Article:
Sharks and BATs: How Scientists are Tracking Marine Apex Predators

April 24, 2023
Science Magazine

Written by Spence Cox, this article was selected as a winner of our 2023 High School Science Communication Challenge. Cox is a student at Academic Magnet High School in Charleston, South Carolina.

Despite technological advances, comprehensive tracking of marine apex predators has eluded scientists who seek to better understand the life cycles of these animals. Apex predators are highly vulnerable to anthropogenic climate change and pollution, and marine species are at an even greater risk. The future conservation of these species — specifically sharks — depends on a greater understanding of their preferred habitats and movement through the ocean. Additionally, accurate information about sharks’ reproductive cycles can improve our understanding of their population and biology in the wild. Unfortunately, traditional methods of data collection on the reproductive cycles of marine animals, which usually involve killing parent and newly-born specimens for investigation, are unsuitable for sharks. Researchers James Sulikowski from Arizona State University and Neil Hammerschlag from the University of Miami have developed and deployed a tracking device for marine predators which seeks to resolve these issues and break ecological barriers.                                                          

The researchers’ device, created with wireless technology company Lotek, is a tag placed within the uterus of a pregnant animal. When implanted correctly, the device will remain inside the animal until it gives birth, at which point it is deposited into the ocean with the newborns. After the tag exits during birth, it will relay location data periodically to ARGOS (Advanced Research and Global Observation Satellites) until its battery depletes roughly 12 days later. The scientists’ specialized device varies significantly from terrestrial designs in order to function correctly within large marine predators. Designed to be egg-shaped, 6 cm in length by 2.5 cm in width, and weigh just 42 grams, the intrauterine tag conforms with the shape of the embryos and does not disturb the mother. 

Above: (A) Image of the intrauterine tag. (B) Insertion of the tag into the female tiger shark. Adapted from Figure 1 in Sulikowski et al., 2023.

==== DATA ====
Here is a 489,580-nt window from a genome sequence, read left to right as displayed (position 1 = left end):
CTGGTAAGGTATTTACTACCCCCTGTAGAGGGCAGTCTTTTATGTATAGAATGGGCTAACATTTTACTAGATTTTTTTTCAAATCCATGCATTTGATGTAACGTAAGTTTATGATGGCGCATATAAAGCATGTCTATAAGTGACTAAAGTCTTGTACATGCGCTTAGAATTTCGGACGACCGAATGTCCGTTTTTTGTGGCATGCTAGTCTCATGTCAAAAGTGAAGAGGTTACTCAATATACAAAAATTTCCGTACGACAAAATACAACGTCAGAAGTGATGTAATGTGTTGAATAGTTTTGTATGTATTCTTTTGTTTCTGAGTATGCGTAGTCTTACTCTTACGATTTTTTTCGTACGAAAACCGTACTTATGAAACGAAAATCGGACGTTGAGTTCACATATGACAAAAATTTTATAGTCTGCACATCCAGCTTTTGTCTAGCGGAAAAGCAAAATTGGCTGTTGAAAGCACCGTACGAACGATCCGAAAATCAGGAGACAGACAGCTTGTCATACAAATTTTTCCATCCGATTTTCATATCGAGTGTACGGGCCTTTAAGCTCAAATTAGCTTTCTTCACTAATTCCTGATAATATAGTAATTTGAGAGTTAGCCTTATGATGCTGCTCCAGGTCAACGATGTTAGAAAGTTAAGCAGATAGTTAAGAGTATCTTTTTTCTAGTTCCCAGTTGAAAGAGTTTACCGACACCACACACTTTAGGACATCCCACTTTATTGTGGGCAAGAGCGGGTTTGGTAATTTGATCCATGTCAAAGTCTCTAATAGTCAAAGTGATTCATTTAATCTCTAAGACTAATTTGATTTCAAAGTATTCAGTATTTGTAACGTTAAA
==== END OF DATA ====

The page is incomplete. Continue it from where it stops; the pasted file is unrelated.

These devices, termed Birth-Alert-Tags (BATs), have been implanted and tracked in two individuals since 2019: one tiger shark and one scalloped hammerhead shark. The tiger shark was caught on December 15, 2019, offshore of the Bahamas. Once the specimen was confirmed to be pregnant, the tag was safely inserted. A satellite tracker was also attached to the shark’s fin to alert the researchers when the shark surfaced, providing a map of her movement during pregnancy. After 157 days, the BAT signaled that the tiger shark had given birth near the southern Georgia coast.

The scalloped hammerhead was caught offshore of North Carolina on March 29, 2022, and researchers completed a similar procedure to attach the tag. However, unlike the first trial, the researchers used an improved fin tag, which relayed location data for the shark daily before the BAT was ejected. The hammerhead moved south near Hilton Head, South Carolina, for 46 days before giving birth. The location of birth was marked by the BAT, allowing the researchers to study the area in the following days.

Above: Maps of the movement of the tiger shark (B) and scalloped hammerhead shark (C). The ejection point of the BAT is marked with a yellow star and the red points plot the movement of the sharks before giving birth. Adapted from Figure 2 in Sulikowski et al., 2023.

The findings of this study are promising for the future of reproductive tracking in ocean predators. Intrauterine tracking device technology continues to improve, and scientists are eager to use the methods to study whales, dolphins, and other shark species. Specific reproductive cycle location data allows scientists to test long-held theories, such as whether sharks return to previous birthing sites for future pregnancies. Ultimately, widespread deployment of these devices offers rewards of greater protection and understanding of large marine species.

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